Episode 3 of the Podcast for Social Research: Introduction and Notations | The Brooklyn Institute for Social Research
Episode 3 of the Podcast for Social Research: Introduction and Notations

This is the third episode of our podcast series, “The Podcast for Social Research.” This week we talk a bit about our first class, a bit more about Kamila Shamsie’s essay “The Storytellers of Empire,” and quite a lot about Evgeny Morozov’s essay “The Death of the Cyberflaneur,” Walter Benjamin, the Internet, subjectivity and a heck of a lot in between.  For more information on the podcast series, please see the Introduction and Notations to Episode 1. As with last time, please see our Notations section after the jump for some references, time stamps and topics. Enjoy!

(You can download here by right-clicking and “save as” or look us up on iTunes)


Part I: 00:00:00 – (Music: “Stillwell Ave.” by El Diablo Robotico)

00:00:27 – Introductions and Discussion of Our First Classes, Cocktail Hours, etc.

‘Scales falling from eyes’ 

00:02:45 – A Short Reflection on Normativity (and Anonymity) 

00:03:45 – On Abortion, Ensoulment, and Empiricism 

00:04:45 – On Our Course Schedule

“Dreams and Hysteria: An Introduction to Freud”
“Bad Mothers”

00:06:55 – On Nathaniel Hawthorne, The Scarlet Letter, Teen Drama

Nathaniel Hawthorne. The Scarlet Letter
Henry James
George Eliot.
 Adam Bede
Easy A (2010) dir. Will Gluck
Degrassi Junior High (1987-1989) prod. Kit Hood and Linda Schuyler
Heathers (1988) dir. Michael Lehmann

00:10:30 – On Geography, Literature,Morality, War

Kamila Shamsie. “The Storytellers of Empire”
John Hersey. Hiroshima
John Hersey. A Bell for Adano
Muhammad Zia ul-Haq
Junot Diaz. The Brief Wondrous Life of Oscar Wao
Joseph O’Neill. Netherland
John Updike. Terrorist
Johnathan Franzen. The Twenty-Seventh City
Kamila Shamsie. Kartography

00:23:15 – On Consciousness, Identity, Ontology, Representation

Edward Said. Orientalism
Journal of the American Academy of Religion
, Volume 68, Issue 4 “Who Speaks for Hinduism?” (Ed. Note: Sadly, pay-walled.)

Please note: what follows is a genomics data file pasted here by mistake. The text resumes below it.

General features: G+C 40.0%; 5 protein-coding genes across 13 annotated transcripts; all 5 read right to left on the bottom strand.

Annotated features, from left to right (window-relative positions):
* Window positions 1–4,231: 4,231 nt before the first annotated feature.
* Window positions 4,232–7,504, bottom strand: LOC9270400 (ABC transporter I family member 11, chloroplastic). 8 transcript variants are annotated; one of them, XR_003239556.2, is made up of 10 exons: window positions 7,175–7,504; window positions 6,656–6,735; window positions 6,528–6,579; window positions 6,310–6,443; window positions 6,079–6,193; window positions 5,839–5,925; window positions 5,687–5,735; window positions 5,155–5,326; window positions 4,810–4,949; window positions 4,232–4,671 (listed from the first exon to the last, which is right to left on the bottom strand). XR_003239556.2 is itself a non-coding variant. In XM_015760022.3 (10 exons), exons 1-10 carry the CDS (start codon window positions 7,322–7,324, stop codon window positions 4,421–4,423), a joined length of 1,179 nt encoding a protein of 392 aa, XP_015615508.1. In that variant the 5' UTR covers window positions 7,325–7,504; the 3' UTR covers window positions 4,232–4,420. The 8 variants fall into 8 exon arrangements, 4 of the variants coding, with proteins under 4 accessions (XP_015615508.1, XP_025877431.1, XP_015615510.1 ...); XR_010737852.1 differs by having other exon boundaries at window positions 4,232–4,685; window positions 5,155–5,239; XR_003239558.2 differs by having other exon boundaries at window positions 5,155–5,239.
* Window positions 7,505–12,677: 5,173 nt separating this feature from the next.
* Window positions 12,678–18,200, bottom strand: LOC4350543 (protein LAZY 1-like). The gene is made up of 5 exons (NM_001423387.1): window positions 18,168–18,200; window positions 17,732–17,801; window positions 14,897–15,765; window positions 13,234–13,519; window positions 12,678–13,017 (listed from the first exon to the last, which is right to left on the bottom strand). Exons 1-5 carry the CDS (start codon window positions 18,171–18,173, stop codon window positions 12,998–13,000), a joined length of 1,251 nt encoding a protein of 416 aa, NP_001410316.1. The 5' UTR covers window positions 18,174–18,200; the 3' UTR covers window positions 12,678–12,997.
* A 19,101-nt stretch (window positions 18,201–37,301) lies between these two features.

Mary Daly 

00:30:55 – Break! (Music “Better off alone” by Sunny Ali and the Kid)

00:31:45 – Part II: On “The Death of the Cyberflaneur”, Benjamin, the Internet, the Arcades and Subjectivity 

Evgeny Morozov. “The Death of the Cyberflaneur”
Walter Benjamin. The Arcades Project (Trans. Eiland and Mclaughlin, Ed. Tiedemann)
“Apps” and the “Walled-Garden”
Geocities, Angelfire, Usenet, Prodigy, Lykos
L. Ron. Hubbard. Dianetics
Walter Benjamin. Selected Writings

00:38:10 – On Benjamin, The Arcades, The Flaneur

Charles Baudelaire. Les Fleurs du Mal
Napoleon III (Louis Napoleon)
On the origin of the name of the band “The Arcade Fire” [Ed. Note: No relation to the Arcades Project] Karl Marx. Economic and Philosophic Manuscripts of 1844
Walter Benjamin. “Theses on the Philosophy of History” (also in different versions and translations in Illuminations and Selected Writings)
Walter Benjamin. One Way Street
Sandwich Board Man

00:48:40 – On the Desirability of the Flaneur, ‘Cyber-wandering’, the Internet

Susan Buck-Morss. “The Flaneur, the Sandwichman, and the Whore: The Politics of Loitering”
Walter Benjamin. “The Storyteller”
Walter Benjamin. The Arcades Project, Convolute E: “Haussmanization, Barricade Fighting” [Ed. Note: I can’t believe I didn’t bring the direct reference up after this was mentioned.]

01:02:45 – Everyone Agrees!

01:02:57 – On the Dark Side of the Internet, Authoritarianism, Resistance

01:05:15 – On Social Media, Individuality, Art, Crowdsourcing, Subscription, Stultification, Stasis, Nostalgia

Patton Oswald. “Wake Up, Geek Culture. Time to Die”
Satantango (1994) dir. Bela Tarr
War Horse (2011) dir. Steven Spielberg 
Jenny Disky. “Short Cuts”
Tim Shafer

01:19:05 – On Benjamin, Methodology, Technology

Walter Benjamin. The Origins of German Tragic Drama

01:21:30 – On the Death of the Cyberflaneur, Resistance, Subjectivity